The connection of value-building to retained earnings that I’ve just described will be impossible to detect in the short term. Stocks surge and swoon, seemingly untethered to any year-to-year buildup in their underlying value. Over time, however, Ben Graham’s oft-quoted maxim proves true: “In the short run, the market is a voting machine; in the long run, however, it becomes a weighing machine.”
Buffett pointed out the huge temporary losses in Berkshire’s stock prices which have occurred since the 1970s. He included the following in this year’s Letter:
“Berkshire, itself, provides some vivid examples of how price randomness in the short term can obscure long-term growth in value. For the last 53 years, the company has built value by reinvesting its earnings and letting compound interest work its magic. Year by year, we have moved forward. Yet Berkshire shares have suffered four truly major dips. Here are the gory details:
March 1973-January 1975
“In the next 53 years our shares (and others) will experience declines resembling those in the table. No one can tell you when these will happen. The light can at any time go from green to read without pausing at yellow.”
Buffett emphasized the importance of taking advantage of market declines as buying opportunities, not as a time to panic and sell: “When major declines occur, however, they offer extraordinary opportunities to those who are not handicapped by debt. That’s the time to heed these lines form Kipling’s If:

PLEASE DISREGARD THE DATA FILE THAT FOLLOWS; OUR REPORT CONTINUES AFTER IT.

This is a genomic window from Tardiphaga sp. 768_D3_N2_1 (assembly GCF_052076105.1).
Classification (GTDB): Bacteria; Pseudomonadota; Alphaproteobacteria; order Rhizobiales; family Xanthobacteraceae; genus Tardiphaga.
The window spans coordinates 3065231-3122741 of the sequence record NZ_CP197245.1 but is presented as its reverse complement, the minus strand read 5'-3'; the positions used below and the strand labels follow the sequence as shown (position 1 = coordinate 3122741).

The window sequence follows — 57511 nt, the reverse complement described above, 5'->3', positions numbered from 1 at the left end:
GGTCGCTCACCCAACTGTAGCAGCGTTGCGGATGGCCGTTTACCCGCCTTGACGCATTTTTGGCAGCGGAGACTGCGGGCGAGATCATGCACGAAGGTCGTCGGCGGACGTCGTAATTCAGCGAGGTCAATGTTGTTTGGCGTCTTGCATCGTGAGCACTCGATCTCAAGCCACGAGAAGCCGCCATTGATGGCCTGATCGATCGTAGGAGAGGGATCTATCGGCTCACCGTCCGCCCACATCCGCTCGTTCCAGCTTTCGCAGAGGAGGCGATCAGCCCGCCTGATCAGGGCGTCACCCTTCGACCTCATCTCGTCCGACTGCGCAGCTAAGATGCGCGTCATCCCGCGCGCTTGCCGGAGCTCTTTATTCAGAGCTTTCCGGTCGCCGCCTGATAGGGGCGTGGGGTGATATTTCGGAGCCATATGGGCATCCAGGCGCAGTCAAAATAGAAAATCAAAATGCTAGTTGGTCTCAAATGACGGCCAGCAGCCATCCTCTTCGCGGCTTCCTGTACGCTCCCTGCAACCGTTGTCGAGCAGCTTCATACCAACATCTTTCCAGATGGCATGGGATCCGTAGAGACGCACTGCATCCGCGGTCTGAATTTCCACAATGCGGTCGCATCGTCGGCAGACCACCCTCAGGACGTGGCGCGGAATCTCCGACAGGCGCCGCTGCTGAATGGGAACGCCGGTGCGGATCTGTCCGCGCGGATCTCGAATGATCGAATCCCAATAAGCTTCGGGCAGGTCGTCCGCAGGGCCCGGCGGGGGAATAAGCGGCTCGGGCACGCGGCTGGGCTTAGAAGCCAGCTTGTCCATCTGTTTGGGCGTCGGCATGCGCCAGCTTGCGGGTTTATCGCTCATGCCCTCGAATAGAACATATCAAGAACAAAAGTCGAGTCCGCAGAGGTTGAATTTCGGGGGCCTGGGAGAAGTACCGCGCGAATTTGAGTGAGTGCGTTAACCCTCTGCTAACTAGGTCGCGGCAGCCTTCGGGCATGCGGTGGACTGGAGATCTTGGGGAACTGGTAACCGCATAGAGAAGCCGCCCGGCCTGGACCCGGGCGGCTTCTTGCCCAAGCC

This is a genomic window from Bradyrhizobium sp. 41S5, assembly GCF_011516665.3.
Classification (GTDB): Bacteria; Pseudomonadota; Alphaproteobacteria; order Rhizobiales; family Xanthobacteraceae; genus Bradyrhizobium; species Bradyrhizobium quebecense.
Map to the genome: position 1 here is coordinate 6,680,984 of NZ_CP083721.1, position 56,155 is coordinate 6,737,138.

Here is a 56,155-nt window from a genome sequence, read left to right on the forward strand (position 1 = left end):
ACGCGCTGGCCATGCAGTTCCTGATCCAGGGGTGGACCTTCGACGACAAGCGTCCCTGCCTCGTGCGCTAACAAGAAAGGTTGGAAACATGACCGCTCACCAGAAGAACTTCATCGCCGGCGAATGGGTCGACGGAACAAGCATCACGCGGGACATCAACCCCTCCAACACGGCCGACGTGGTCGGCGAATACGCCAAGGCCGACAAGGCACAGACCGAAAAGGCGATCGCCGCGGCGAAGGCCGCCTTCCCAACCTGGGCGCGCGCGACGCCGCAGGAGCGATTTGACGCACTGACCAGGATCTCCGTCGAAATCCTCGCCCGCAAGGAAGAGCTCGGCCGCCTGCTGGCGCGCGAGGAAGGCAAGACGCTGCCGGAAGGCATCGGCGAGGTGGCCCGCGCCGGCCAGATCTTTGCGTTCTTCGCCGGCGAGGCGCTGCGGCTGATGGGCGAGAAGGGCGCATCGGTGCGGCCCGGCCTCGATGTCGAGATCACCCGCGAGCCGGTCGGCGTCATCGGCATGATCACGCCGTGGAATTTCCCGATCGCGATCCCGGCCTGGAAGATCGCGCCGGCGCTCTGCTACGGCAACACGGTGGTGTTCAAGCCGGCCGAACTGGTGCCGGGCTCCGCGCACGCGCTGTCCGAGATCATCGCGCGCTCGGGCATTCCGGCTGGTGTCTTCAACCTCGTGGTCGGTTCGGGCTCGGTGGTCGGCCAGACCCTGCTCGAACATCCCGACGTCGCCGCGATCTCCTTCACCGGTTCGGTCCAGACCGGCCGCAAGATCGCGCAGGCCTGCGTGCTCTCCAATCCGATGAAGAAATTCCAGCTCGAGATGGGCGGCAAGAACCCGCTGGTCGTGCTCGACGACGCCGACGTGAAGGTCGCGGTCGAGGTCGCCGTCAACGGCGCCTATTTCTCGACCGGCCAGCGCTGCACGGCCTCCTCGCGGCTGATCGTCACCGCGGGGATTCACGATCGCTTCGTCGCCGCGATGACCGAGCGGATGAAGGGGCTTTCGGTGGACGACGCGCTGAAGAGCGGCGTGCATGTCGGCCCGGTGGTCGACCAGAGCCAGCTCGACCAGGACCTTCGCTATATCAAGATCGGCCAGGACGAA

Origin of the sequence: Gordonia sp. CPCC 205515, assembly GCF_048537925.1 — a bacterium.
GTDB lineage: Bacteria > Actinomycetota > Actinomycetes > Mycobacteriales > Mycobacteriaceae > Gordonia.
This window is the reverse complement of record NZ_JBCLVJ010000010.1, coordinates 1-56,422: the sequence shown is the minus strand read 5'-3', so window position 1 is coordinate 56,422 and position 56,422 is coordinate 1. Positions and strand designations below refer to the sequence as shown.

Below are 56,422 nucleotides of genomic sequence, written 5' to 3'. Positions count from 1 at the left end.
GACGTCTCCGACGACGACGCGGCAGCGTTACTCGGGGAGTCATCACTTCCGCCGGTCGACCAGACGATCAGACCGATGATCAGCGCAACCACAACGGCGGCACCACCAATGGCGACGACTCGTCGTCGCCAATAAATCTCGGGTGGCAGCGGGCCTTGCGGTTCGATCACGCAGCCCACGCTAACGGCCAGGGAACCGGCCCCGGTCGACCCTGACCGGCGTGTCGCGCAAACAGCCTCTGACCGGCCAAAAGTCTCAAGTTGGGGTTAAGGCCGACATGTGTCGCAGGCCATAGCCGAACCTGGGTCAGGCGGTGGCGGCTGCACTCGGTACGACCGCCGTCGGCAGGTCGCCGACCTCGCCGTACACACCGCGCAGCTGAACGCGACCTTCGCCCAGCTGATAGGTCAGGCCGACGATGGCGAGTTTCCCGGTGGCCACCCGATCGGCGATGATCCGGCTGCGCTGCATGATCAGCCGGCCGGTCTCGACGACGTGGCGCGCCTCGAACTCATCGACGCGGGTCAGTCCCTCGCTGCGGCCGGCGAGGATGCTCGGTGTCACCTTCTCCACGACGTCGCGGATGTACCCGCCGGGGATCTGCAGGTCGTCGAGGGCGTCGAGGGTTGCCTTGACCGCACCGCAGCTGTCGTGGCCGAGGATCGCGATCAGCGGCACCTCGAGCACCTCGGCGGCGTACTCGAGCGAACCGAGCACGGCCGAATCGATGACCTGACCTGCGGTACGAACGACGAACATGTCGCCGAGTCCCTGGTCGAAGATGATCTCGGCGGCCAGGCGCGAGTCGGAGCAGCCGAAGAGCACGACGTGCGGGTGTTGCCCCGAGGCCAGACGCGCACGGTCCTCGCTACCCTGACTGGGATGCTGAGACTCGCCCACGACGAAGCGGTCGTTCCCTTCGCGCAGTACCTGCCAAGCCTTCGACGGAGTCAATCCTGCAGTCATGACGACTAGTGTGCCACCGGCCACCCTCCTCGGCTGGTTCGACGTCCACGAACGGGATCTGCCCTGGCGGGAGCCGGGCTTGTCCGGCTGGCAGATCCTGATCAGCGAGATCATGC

“If you can keep your head when all about you are losing theirs . . .
If you can wait and not be tired by waiting . . .
If you can think – and not make thoughts your aim . . .
If you can trust yourself when all men doubt you . . .
Yours is the Earth and everything that’s in it.”
Buffett’s comments often mirror the philosophy and investment behaviors we recommend. He states… “Though markets are generally rational, they occasionally do crazy things. Seizing the opportunities then offered does not require great intelligence, a degree in economics or a familiarity with Wall Street jargon such as alpha and beta. What investors then need instead as in ability to both disregard mob fears or enthusiasms and to focus on a few simple fundamentals. A willingness to look unimaginative for a sustained period – or even to look foolish – is also essential.”
His comments about risk:
- “Investing is an activity in which consumption today is foregone in an attempt to allow greater consumption at a later date. “Risk” is the possibility that this objective won’t be attained.”
- “I want to quickly acknowledge that in any upcoming day, week or even year, stocks will be riskier – far riskier – than short-term U.S. bonds. As an investor’s investment horizon lengthens, however, a diversified portfolio of U.S. equities becomes progressively less risky than bonds, assuming that the stocks are purchased at a sensible multiple of earnings relative to then-prevailing interest rates.”
- “It is a terrible mistake for investors with long-term horizons – among them, pension funds, college endowments and savings-minded individuals – to measure their investment “risk” by their portfolio’s ratio of bonds to stocks. Often, high-grade bonds in an investment portfolio increase its risk.”
As Buffett often advocates, he believes that individuals should invest utilizing broadly diversified indexes, which track various benchmarks with extremely low costs. We are confident that our investment strategy is the best way to capture the long-term expected returns of the stock market with the greatest chance for success.
Just like Warren, we sleep well at night. We want you to be financially successful and able to sleep well at night.
Disclosure: Brad Wasserman, author of this blog post, owns a small number of Berkshire Hathaway shares, which was purchased to enable me to attend Berkshire’s annual meeting. All my other stock investments are in DFA mutual funds, which is one of the primary mutual funds companies that we recommend to our clients.